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What’s the best way to break a phone? Ask a kid.

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Parents looking for a break by giving their iPhones and iPads to their child to play with may get a bigger break than they bargained for. Billions of dollars have been spent on the replacement and repair of iPhones alone since the first generation was introduced in 2007. In many cases kids caused the damage.

With the new iOS15 on the horizon, users are getting smarter about protecting their smartphones against breakage and damage. About 90 percent of handset sales worldwide are driven by Apple’s iOS mobile operating system or Google’s Android.

 

Today’s popular touchscreens are especially appealing to children, to the point they have overtaken any other traditional toy, according to new research. A recent poll showed that more than 60 percent of parents report their child uses a touchscreen often and that most consider them to be toys.

 

However, iDevices can become expensive toys when they are broken. Statistics show children can be butter-fingered culprits when it comes to smartphone loss and shattered screens. Kids not only tend to lose smartphones, they also tend to be the ones who damage them.

 

One survey of a thousand smartphone users over the age of 18 found the top two ways of damaging a device was dropping it or spilling a drink on it. Both accidents came in at 29 percent. The next leading cause of damage, in 25 percent of the cases, resulted from giving it to a child.

An adult who dropped a phone is one thing, but handing one to a child for entertainment is another. A program funded by the U.S. Department of Education through a Ready to Learn grant shows that more than a third of the children ages two through eight own their own touchscreen device. Half of those were specifically designed for children, but more than half of all the other youngsters were using their parent’s devices.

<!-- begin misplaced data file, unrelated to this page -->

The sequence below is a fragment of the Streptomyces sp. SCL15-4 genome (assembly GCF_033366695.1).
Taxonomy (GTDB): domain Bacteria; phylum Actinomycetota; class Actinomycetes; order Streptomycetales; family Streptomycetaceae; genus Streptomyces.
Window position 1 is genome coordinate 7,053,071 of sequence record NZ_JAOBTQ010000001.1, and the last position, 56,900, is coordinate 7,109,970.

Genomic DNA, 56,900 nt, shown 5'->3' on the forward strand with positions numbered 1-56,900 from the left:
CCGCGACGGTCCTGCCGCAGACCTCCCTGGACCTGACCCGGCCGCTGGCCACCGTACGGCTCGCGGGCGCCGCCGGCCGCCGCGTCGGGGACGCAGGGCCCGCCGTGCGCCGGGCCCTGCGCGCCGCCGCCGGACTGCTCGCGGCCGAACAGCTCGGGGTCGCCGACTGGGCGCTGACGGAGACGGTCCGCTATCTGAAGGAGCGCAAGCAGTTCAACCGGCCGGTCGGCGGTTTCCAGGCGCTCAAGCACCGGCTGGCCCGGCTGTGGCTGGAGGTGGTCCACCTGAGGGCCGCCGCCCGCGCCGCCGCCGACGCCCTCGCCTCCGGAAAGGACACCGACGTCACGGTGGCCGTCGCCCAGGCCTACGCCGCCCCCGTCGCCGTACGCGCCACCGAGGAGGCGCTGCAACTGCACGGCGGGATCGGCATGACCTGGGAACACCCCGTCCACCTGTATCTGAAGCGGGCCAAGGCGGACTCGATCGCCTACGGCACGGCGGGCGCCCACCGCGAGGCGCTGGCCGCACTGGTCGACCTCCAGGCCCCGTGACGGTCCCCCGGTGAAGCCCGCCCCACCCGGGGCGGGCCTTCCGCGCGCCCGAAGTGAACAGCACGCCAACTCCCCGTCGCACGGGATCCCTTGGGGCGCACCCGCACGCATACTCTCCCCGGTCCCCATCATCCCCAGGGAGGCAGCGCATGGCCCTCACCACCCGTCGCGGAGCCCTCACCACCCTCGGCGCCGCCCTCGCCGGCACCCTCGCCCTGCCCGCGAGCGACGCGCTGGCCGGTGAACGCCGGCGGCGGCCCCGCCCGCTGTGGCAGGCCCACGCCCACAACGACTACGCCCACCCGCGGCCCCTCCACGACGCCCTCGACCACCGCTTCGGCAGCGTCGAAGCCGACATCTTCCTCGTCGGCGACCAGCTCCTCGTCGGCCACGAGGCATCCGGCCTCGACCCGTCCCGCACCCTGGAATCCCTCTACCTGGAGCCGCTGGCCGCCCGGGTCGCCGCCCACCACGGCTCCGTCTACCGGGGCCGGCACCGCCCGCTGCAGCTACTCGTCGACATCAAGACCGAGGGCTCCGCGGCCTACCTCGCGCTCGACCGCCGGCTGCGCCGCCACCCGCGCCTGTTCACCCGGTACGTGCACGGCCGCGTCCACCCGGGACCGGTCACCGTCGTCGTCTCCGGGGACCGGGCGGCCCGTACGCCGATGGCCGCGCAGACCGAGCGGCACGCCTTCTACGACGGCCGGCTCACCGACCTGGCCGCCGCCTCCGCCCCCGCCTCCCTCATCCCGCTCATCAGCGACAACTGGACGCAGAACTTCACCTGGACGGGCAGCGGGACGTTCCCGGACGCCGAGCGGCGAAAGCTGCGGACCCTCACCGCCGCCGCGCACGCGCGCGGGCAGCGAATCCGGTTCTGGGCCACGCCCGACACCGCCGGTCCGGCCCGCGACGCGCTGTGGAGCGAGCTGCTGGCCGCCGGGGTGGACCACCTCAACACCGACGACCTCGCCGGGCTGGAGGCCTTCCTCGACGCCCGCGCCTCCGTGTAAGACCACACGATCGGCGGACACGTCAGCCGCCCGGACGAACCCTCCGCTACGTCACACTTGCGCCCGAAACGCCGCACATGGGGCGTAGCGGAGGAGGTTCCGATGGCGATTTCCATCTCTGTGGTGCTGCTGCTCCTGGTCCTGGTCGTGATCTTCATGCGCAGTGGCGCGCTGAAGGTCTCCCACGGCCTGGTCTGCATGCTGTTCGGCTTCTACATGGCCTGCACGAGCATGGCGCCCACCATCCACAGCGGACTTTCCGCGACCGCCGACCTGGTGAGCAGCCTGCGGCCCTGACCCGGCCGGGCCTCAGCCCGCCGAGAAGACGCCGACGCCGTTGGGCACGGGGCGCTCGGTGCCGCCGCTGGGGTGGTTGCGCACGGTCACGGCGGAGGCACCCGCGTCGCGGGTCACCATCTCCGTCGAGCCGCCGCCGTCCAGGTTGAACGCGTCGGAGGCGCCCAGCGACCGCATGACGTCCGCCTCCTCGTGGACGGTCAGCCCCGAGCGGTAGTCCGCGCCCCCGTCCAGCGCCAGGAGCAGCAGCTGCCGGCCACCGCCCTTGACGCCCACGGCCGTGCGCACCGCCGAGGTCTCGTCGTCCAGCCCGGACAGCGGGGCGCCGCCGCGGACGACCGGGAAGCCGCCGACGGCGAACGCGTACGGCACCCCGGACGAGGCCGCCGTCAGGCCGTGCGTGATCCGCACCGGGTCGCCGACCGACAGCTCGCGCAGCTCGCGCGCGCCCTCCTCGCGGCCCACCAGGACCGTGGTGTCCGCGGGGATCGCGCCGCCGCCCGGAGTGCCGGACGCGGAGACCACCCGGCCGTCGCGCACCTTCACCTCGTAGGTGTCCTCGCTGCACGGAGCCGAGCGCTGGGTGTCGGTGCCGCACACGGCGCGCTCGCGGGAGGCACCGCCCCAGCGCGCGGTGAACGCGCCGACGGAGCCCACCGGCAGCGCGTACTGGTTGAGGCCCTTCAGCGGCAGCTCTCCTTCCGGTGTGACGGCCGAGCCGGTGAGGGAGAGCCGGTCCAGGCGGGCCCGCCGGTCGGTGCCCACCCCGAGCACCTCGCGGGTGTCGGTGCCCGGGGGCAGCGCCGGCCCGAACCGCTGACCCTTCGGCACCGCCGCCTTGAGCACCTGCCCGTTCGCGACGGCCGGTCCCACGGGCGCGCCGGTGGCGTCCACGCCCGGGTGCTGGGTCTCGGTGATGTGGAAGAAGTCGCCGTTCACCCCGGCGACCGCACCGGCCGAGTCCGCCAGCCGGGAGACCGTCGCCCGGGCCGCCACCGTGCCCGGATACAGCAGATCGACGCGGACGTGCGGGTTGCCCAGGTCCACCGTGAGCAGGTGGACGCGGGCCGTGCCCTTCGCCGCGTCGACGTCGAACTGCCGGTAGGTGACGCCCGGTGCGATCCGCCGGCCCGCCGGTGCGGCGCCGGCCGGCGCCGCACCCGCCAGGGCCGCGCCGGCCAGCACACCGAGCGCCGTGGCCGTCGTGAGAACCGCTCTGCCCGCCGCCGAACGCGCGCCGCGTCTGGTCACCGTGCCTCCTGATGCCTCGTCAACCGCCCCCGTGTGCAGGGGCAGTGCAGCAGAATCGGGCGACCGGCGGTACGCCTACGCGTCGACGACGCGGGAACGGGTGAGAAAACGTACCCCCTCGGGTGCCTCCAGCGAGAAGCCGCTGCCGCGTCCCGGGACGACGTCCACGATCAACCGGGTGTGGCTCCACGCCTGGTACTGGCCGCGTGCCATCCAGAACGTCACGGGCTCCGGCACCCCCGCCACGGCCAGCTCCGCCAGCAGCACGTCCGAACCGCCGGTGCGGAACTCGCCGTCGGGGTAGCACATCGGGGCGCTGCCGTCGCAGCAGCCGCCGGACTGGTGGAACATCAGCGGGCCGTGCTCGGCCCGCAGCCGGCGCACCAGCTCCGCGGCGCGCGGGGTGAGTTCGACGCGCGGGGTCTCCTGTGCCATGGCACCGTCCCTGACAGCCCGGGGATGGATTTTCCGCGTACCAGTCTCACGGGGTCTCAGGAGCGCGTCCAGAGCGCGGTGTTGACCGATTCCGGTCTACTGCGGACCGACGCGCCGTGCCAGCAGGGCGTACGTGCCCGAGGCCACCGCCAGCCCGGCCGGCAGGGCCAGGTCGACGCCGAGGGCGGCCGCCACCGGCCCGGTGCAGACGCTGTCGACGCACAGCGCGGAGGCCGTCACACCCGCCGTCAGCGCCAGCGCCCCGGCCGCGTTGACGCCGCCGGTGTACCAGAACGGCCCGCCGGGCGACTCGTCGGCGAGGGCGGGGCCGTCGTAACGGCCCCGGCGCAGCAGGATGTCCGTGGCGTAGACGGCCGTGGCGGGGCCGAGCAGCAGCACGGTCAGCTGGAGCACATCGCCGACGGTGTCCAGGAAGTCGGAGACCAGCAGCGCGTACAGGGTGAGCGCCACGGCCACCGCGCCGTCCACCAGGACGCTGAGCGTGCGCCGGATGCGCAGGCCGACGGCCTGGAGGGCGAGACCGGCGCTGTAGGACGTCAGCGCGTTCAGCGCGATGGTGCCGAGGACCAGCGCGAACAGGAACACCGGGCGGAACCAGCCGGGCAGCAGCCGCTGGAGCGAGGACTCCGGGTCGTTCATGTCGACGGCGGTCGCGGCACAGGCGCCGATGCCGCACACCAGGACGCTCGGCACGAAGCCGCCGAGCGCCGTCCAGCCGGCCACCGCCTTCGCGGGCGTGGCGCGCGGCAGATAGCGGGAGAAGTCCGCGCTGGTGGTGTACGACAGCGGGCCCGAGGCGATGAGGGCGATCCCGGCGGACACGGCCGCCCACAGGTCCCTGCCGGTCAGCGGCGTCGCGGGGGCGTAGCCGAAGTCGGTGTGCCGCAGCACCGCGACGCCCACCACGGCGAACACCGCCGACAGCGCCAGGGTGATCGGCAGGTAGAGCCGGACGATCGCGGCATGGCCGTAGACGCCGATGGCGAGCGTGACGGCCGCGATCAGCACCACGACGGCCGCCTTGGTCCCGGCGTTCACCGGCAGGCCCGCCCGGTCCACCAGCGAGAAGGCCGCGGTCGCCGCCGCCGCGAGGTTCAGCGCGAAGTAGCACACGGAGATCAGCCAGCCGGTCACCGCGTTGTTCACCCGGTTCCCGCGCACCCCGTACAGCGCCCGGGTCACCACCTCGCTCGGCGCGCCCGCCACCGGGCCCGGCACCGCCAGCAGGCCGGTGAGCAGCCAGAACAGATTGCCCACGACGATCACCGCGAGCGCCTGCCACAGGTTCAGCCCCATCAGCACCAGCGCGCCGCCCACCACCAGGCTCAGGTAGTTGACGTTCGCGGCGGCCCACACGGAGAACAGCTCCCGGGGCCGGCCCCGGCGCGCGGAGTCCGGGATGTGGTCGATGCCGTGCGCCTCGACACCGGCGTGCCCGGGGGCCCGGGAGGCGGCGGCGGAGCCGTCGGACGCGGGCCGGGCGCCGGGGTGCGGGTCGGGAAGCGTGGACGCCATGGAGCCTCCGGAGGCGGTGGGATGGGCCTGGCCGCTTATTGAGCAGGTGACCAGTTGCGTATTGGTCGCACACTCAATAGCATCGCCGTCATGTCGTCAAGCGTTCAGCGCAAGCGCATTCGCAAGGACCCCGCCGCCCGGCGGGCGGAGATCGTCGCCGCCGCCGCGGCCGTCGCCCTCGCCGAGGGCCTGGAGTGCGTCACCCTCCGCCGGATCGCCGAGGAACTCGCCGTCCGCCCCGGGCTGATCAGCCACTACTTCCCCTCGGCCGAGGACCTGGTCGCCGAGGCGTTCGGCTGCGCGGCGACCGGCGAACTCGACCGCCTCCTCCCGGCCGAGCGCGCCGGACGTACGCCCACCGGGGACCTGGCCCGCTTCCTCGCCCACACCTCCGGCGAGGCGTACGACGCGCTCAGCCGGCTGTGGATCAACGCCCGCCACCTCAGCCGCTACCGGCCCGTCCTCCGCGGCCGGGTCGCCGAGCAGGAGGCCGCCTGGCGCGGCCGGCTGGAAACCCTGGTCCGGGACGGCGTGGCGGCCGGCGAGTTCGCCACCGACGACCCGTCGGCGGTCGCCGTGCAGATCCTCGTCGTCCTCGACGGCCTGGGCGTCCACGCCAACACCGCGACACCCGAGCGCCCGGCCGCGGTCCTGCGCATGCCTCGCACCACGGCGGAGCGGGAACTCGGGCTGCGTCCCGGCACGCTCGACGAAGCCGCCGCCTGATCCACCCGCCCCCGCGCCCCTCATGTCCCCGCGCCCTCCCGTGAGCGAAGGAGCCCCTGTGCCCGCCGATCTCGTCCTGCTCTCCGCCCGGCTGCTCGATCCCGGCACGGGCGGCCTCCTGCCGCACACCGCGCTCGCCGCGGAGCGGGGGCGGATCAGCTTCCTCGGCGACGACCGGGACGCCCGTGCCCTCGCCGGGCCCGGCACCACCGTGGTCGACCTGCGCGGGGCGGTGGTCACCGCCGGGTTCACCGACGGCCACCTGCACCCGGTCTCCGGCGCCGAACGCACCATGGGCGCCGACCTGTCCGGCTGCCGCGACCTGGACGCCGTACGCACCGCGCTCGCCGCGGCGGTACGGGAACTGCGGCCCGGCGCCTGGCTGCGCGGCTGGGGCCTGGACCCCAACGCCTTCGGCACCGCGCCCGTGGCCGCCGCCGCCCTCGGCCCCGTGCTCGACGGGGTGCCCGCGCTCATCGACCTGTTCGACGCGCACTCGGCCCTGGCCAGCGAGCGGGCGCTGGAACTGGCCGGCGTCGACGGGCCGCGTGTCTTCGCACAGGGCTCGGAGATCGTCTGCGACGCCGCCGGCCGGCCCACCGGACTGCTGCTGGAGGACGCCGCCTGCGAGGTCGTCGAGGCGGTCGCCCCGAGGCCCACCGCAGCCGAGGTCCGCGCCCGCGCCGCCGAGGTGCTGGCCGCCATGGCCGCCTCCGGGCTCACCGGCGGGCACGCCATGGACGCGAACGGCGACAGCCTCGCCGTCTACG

The national study of ownership and usage of touchscreen devices showed that most households own from two to three touchscreen items, covering a dozen different brands of smartphones and tablets, including iPhones and iPads.

It’s not only the baby boomers using touchscreens, but babies. The latest generation is quickly adopting the new digital technology for educational activities, games and entertainment while many are still in diapers. Statistics show the use of mobile devices among tots under age two jumped from four to ten percent between 2011 and 2013.

While the federally funded survey didn’t break down all age groups, it indicated many children are playing with the family touchscreens before they learn to talk. That goes a long way toward explaining why parents are smart to get smartphone protection to cover shattered screens and devices damaged by water and other liquids.

Accidents happen, especially when small children are involved, and GoCare offers solutions to these issues with its complete accidental damage coverage. It can provide parents with peace of mind and also save them money on costly repairs. Their protection plans not only offer accidental damage coverage but also broad mechanical breakdown coverage.

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